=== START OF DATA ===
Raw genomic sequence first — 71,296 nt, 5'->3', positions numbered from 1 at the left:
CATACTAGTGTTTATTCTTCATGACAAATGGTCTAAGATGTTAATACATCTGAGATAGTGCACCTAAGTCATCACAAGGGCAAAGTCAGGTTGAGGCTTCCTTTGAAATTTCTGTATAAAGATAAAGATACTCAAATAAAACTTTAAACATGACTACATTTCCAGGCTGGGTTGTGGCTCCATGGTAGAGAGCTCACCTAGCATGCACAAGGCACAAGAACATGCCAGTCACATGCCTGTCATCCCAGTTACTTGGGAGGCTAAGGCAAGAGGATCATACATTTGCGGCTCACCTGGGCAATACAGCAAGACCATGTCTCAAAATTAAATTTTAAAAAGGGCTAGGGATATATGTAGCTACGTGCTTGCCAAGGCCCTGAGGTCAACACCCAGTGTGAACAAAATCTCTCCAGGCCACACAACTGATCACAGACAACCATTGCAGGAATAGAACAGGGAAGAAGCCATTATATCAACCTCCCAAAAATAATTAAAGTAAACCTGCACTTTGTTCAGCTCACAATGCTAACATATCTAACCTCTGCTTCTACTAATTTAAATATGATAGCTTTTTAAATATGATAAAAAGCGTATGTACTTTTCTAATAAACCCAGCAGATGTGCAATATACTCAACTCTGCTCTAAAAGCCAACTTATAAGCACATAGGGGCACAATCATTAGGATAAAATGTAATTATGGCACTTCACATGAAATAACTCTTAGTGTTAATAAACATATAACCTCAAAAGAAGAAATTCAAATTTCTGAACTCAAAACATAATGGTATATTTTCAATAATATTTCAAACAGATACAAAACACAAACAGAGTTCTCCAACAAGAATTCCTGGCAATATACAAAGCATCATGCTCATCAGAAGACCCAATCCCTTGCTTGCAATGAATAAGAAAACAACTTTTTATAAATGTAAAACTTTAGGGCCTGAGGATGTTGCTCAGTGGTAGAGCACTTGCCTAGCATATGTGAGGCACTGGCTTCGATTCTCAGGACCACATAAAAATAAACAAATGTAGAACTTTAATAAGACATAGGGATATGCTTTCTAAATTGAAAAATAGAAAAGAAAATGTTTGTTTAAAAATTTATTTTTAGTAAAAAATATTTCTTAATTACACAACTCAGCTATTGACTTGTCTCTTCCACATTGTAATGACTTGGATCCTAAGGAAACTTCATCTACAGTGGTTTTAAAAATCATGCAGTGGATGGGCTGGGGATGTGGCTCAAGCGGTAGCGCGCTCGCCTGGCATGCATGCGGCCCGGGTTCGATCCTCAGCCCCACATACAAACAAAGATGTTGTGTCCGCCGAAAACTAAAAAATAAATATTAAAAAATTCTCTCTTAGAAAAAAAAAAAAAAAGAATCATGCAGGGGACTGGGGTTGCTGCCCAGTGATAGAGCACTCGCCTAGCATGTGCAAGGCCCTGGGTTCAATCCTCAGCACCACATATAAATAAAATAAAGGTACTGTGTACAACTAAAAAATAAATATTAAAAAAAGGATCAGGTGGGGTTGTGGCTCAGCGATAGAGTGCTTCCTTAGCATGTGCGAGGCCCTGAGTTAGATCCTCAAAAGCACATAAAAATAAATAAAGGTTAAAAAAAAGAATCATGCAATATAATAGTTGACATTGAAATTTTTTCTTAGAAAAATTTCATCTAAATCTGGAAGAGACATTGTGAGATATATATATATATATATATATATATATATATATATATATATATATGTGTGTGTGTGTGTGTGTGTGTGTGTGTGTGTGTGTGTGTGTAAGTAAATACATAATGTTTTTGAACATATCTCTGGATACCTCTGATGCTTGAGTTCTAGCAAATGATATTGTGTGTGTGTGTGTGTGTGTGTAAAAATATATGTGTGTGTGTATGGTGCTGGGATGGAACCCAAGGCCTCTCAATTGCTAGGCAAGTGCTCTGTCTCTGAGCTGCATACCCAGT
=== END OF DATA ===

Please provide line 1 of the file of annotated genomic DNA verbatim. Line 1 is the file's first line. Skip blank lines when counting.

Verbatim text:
Raw genomic sequence first — 71,296 nt, 5'->3', positions numbered from 1 at the left: